Neither Deaver nor Spencer was available for comment Wednesday, but a source close to Spencer said: “Just getting rid of Regan and Casey (CIA Director William J. Casey) would not help that much and Stu knows it. He knows that for the President to get his Administration off to a fresh start after this Iranian arms and contras mess, there’s got to be more changes and more steps taken to get all the facts out.”

Seek Regan’s Ouster

Many of Reagan’s longtime advisers outside the Administration have been pressing for Regan’s ouster on grounds he has been generally inept in advising the President and has failed to protect him in the mushrooming scandal.

There also has been pressure to oust the 73-year-old Casey because of questions about his role in the Iranian arms deal but there were indications Wednesday that Casey, who was hospitalized Monday after suffering cerebral seizures, may be unable to continue as CIA director for medical reasons.

Government sources said Casey is understood to be suffering from a brain tumor. The presence of a tumor was said to have been confirmed after he underwent a CAT scan on Wednesday. Casey’s doctors reportedly did not know how serious a problem it might be or how it might be treated, though NBC News reported Wednesday evening that Casey will undergo neurological surgery as early as today.

Laxalt said Casey “is incapacitated and I hear some troubling things about his maybe having a brain tumor.” And a longtime Reagan confidant from California said: “It’s pretty clear Bill won’t be back in the saddle again.”

Gates Mentioned

Sources in the intelligence community speculated that if Casey does not resume command of the CIA, his most likely successor from within the community would be Robert M. Gates, the CIA’s deputy director. Gates, 42, is a career CIA officer who served on the National Security Council staff during the Carter Administration.

Laxalt’s suggestion for Reagan to testify before Congress clashes with the advice of Regan, who testified before the committee in a closed-door session Tuesday and later told reporters there was “no need” for the President to testify.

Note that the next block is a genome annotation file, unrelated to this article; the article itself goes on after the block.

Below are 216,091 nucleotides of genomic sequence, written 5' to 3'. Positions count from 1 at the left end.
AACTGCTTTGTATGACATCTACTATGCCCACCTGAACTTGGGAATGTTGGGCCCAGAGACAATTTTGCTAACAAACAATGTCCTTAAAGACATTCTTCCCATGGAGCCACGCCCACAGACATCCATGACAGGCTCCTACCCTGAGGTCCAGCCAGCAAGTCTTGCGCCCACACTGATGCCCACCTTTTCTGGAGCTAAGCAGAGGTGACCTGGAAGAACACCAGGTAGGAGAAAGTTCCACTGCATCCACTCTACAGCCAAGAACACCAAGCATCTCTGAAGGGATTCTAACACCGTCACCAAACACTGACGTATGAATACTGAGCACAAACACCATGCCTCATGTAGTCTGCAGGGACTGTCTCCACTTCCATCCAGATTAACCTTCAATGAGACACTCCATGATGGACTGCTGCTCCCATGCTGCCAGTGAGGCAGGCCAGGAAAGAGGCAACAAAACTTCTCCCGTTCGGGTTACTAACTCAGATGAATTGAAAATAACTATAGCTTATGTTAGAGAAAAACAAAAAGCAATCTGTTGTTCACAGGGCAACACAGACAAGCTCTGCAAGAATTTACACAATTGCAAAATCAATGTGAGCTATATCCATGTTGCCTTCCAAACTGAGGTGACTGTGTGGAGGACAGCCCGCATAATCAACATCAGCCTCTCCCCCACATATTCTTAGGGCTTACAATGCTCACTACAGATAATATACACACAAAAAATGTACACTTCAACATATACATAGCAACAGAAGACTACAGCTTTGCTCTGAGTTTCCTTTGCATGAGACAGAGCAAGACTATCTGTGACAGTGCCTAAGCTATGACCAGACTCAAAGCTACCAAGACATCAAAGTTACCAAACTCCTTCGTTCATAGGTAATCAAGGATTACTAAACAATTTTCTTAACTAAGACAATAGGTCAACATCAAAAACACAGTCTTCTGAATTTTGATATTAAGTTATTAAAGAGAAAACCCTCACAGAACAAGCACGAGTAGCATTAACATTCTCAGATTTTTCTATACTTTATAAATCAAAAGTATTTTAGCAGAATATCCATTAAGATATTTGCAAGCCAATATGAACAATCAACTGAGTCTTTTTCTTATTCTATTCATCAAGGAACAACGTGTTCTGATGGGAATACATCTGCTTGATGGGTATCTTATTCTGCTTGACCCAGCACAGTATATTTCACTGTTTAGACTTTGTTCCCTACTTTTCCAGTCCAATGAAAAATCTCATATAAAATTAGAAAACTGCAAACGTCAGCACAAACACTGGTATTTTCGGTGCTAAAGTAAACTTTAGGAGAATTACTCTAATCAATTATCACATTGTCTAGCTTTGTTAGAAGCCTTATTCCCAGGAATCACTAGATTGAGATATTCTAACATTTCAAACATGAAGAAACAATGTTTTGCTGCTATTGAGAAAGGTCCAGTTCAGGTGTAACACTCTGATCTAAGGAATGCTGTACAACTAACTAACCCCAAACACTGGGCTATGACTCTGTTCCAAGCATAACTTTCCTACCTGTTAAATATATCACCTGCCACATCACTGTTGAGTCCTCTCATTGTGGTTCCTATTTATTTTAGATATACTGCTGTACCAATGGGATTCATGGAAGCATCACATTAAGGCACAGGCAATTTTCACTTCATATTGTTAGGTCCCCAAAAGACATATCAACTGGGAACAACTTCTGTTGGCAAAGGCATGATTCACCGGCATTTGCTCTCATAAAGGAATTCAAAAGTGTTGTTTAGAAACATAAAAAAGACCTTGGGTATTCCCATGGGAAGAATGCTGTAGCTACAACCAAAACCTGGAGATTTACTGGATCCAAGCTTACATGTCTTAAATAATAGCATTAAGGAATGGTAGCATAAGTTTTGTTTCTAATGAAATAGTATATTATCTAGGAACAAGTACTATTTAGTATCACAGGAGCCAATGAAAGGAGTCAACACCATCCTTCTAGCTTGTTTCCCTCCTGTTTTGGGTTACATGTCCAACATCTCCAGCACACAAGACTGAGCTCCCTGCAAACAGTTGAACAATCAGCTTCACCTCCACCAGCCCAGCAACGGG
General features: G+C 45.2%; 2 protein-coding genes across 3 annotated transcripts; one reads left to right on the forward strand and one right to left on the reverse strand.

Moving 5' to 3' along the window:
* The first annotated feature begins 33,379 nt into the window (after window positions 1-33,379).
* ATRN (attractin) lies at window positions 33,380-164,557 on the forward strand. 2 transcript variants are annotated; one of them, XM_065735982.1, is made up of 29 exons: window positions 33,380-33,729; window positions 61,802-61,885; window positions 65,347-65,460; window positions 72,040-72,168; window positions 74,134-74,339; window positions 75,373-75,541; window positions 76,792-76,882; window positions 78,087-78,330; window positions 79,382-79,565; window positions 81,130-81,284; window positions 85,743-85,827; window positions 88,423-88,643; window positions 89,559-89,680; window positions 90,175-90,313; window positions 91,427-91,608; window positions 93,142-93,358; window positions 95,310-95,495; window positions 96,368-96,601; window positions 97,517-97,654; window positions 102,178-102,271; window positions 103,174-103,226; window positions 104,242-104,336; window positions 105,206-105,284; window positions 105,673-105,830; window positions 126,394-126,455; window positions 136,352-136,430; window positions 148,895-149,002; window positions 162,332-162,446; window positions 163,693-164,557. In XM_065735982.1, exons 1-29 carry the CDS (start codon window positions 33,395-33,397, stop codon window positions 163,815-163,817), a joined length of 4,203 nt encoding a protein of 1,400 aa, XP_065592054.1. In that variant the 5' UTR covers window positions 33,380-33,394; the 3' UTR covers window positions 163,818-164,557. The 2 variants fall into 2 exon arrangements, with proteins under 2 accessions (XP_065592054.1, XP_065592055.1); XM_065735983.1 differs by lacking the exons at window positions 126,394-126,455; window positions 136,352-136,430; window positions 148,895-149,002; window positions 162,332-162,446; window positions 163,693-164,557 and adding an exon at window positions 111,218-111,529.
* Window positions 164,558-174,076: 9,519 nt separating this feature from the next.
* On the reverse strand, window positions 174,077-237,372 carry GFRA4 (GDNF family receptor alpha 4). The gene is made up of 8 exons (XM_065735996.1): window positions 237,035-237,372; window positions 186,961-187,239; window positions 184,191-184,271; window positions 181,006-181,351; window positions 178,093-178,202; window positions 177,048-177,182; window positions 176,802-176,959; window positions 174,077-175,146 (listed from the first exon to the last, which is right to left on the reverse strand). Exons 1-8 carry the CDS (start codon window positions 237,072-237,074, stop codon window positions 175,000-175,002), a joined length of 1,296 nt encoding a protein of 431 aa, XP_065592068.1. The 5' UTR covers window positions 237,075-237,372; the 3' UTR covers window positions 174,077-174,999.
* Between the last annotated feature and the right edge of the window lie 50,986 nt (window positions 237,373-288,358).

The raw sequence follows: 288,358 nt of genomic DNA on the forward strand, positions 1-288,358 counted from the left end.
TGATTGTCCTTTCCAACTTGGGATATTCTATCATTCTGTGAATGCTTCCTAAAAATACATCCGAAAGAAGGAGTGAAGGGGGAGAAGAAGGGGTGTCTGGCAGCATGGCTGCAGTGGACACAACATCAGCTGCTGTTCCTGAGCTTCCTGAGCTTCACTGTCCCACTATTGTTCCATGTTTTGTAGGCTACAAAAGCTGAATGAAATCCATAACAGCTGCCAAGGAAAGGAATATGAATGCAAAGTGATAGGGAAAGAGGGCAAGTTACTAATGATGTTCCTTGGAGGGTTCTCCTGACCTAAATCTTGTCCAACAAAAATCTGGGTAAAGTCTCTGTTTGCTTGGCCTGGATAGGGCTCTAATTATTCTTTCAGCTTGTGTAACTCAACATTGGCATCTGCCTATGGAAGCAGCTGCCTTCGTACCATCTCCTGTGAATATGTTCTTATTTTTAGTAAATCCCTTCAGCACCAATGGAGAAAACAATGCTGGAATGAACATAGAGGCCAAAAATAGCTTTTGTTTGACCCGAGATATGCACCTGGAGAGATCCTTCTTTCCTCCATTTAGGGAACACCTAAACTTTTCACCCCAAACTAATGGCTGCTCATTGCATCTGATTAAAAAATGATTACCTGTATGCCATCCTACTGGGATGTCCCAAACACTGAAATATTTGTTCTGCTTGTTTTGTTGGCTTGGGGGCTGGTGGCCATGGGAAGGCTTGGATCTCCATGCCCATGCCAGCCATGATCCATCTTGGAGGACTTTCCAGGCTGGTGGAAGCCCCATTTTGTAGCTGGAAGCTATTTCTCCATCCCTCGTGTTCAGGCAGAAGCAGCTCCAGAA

“That would be unheard of, for the President to testify,” Regan said. “I testified. Everyone else in the Administration that’s been asked has testified, so there’s no need for the President to testify.”

Ford Agreed to Testify

Although constitutional separation of powers bars Congress from compelling a President to testify, President Ford agreed to testify before Congress in 1974 to explain his pardon of former President Nixon.

According to the Library of Congress, President Woodrow Wilson testified before the Senate Foreign Relations Committee (at the White House) on Aug. 19, 1919, and President Abraham Lincoln, according to several contemporaneous witnesses, testified before the Joint Committee on the Conduct of the War in 1862, during the Civil War.

Laxalt said that testimony by Reagan and two officials who lost their White House posts over the Iranian arms controversy--National Security Adviser John M. Poindexter and his aide, Marine Lt. Col. Oliver L. North--could “quickly clear the air” and allow the Administration to turn its attention to other pressing issues.

If they testified, he said, media interest in the controversy would “lessen almost overnight” and the select congressional committee hearings scheduled to begin next January “would become almost moot.”